The growth of political opposition was more than Clinton could overcome and he was not renominated for the governorship. Joseph C. Yates was named and elected along with an overwhelming majority of anti-Clintonites in the legislature. By the new constitution, now in effect, Clinton’s term came to an end on January 1, 1823. In the last weeks Van der Kemp wrote him a letter of praise and consolation, particularly stressing the canal and its present and future contributions to the economy.21 Six weeks later when Clinton was no longer governor, but still head of the canal commission, Van der Kemp wrote to John Adams that the Yankees could “never press the odious steps of the New-Yorkers—in paying eminent public services with the foulest ingratitude.”22 He feared that Clinton would be removed from the commission.

In April, 1823, Van der Kemp wrote, “I remain yet full of anxiety about the canal board—they who would stoop to humble themselves to cast away our Judges—might be inconsiderate enough to change the canal board.”23 The change in the high court by the Tammanyites in the constitutional convention was a sore point with Van der Kemp and he had told Nathan Williams that he opposed the elimination of the old judges who had been chosen in good faith for life terms.24 He feared that the same political forces might upset Clinton and interrupt progress on the canal.

Van der Kemp had a friend, Henry Seymour of Utica, on the commission, and to some degree he served as Van der Kemp’s connection with the new administration. He told Seymour with glee that the Tammanyites had threatened the officers in Trenton, who had reacted by eliminating every last one of them, down through fence viewers. However, the appointment of justices of the peace put the nearest one three miles away from Oldenbarneveld, a great inconvenience. Personal matters were discussed (in the one letter available), including a visit by Mrs. Seymour to the Van der Kemp cottage. As a friend to Seymour, Van der Kemp concluded, “I feel for you if Clinton, [Stephen] Van Rensselaer and [Myron] Holley should be removed, but shall not be surprised.”25

However, the three men retained their posts on the commission during 1823. But Holley’s accounts were irregular, causing political controversy. Newspapers on each side made attacks, counterattacks and appropriate defenses for Holley’s accounts. When Clinton’s enemies were unable to damage him in this manner, they became determined to remove Clinton, but were unable to do so until 1824. In the midst of this wrangling Clinton told Van der Kemp, “The Canal Commissioners have escaped the sword of destruction. I made no advance or effort to retain my place … but as it now stands, I shall endeavour to close the great operation as soon as possible.”26 Van der Kemp replied:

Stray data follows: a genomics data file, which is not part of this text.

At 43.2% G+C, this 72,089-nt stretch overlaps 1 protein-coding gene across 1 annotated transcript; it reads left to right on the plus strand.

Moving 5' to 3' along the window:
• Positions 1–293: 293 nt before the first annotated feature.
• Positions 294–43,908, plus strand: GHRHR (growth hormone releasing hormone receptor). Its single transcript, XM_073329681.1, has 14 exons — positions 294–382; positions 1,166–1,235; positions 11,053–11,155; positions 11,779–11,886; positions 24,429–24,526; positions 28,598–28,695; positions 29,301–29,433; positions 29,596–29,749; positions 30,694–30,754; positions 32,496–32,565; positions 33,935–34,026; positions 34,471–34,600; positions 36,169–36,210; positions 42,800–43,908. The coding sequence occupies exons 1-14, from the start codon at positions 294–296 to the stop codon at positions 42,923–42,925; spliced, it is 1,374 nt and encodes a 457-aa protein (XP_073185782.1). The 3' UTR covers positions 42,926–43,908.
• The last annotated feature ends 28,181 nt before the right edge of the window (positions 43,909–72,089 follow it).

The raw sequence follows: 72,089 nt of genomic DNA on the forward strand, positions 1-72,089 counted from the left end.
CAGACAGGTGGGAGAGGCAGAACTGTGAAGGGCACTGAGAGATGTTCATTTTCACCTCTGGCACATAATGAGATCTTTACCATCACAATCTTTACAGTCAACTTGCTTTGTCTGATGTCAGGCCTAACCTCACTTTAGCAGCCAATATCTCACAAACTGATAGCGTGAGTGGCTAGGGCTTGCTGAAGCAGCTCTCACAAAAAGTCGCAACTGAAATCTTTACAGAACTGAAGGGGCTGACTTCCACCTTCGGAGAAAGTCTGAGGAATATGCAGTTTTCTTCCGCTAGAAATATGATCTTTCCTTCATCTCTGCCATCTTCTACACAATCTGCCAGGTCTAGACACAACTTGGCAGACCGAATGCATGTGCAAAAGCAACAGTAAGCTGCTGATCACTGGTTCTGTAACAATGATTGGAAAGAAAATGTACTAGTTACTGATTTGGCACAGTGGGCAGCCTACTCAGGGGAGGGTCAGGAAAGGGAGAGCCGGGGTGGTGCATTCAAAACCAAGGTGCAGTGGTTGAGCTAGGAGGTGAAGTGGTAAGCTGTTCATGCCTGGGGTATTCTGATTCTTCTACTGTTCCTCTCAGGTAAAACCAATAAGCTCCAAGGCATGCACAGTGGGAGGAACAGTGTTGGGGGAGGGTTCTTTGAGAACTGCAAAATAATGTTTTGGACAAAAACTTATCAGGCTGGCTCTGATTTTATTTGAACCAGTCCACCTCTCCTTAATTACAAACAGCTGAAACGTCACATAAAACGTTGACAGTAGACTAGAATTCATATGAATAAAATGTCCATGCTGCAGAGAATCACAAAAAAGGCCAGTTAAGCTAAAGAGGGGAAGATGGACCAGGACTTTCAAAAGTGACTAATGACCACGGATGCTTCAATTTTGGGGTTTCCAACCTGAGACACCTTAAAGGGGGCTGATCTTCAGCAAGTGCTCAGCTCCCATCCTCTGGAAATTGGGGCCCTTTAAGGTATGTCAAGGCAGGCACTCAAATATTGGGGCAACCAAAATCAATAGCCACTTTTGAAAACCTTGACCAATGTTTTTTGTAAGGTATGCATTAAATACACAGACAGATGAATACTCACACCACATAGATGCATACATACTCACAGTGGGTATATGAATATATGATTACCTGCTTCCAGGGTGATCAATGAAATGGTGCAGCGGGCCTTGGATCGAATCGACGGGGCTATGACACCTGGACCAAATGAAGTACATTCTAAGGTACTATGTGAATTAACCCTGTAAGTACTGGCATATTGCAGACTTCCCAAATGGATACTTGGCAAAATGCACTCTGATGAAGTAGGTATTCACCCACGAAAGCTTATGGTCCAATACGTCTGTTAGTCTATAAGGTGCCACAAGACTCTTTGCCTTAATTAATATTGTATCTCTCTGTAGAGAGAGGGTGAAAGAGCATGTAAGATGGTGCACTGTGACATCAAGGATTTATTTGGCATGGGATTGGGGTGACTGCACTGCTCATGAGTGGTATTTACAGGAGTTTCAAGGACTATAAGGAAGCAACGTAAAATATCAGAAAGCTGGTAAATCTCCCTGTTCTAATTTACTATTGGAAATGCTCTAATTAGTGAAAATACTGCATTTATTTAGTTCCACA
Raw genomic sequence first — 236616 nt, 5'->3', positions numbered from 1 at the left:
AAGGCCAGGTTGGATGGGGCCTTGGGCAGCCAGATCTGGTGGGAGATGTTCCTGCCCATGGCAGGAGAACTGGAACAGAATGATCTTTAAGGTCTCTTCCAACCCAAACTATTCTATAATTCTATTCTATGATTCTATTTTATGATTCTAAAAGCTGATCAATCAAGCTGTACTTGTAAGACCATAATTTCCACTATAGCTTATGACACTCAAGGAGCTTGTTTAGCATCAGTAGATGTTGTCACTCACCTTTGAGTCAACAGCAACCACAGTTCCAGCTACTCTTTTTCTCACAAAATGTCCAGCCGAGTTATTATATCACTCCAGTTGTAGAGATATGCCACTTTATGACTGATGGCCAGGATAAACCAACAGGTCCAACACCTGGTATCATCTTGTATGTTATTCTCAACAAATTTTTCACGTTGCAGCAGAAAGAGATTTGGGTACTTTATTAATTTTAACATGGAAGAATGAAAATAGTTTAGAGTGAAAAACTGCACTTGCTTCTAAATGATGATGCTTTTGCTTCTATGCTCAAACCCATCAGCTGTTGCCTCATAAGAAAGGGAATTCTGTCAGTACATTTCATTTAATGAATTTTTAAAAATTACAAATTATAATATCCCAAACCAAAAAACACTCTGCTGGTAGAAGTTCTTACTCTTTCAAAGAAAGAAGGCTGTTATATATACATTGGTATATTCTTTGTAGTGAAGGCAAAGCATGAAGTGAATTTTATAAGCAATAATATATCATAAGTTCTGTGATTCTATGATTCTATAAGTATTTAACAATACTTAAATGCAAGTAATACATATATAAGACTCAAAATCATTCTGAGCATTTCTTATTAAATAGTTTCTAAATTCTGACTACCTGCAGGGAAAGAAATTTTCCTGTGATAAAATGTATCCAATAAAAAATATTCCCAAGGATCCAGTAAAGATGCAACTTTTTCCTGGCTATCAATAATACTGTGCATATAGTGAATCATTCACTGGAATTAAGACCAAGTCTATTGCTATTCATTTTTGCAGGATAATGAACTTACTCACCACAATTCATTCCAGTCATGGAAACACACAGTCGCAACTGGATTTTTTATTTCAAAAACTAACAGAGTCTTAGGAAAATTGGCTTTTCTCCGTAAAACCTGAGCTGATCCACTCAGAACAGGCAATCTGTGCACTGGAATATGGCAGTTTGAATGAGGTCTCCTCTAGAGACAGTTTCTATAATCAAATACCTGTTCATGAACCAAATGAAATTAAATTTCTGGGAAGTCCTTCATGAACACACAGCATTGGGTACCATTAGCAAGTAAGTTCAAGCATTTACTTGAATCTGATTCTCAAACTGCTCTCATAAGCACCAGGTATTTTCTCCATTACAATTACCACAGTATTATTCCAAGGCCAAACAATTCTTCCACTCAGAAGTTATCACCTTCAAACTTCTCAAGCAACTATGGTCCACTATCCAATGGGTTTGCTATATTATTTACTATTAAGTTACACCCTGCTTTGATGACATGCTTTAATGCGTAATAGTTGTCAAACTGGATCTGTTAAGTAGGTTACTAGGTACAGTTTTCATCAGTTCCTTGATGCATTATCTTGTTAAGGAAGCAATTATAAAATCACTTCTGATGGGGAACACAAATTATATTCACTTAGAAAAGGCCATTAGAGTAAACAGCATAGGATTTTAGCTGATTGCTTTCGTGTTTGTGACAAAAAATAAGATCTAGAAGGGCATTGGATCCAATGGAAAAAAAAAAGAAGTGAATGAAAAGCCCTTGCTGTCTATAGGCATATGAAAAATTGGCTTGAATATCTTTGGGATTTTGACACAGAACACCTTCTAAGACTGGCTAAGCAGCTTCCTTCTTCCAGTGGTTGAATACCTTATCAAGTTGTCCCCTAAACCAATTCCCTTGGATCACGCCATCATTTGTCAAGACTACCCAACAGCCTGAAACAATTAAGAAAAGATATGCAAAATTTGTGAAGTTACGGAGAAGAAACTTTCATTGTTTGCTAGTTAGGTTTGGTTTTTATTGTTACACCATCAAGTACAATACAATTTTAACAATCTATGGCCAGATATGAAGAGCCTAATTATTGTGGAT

I thank my God, that no unhallowed hand was stretched out over the canal-commissioners, … I fostered no doubt … that the canal would have been accomplished—but now I rejoice—and—perhaps—I may yet see the day—when at the junction of it with the North-river, a splendid monument shall be erected with the names of the men, so much deserving the thanks of Posterity.27

Early in October there was a gala celebration for the laying of the first stone in the last lock near Albany. Van der Kemp called it a glorious day and said if he had wealth he would join in the “orgies.”28 After the celebration Clinton told his friend, “The laudari a laudato viro is more pleasing to me than the huzzas of thousands or the pageantry of public celebrations.”29 No doubt the huzzas of thousands convinced the Tammany party to end Clinton’s office. He was removed by vote of the legislature in the middle of April, 1824.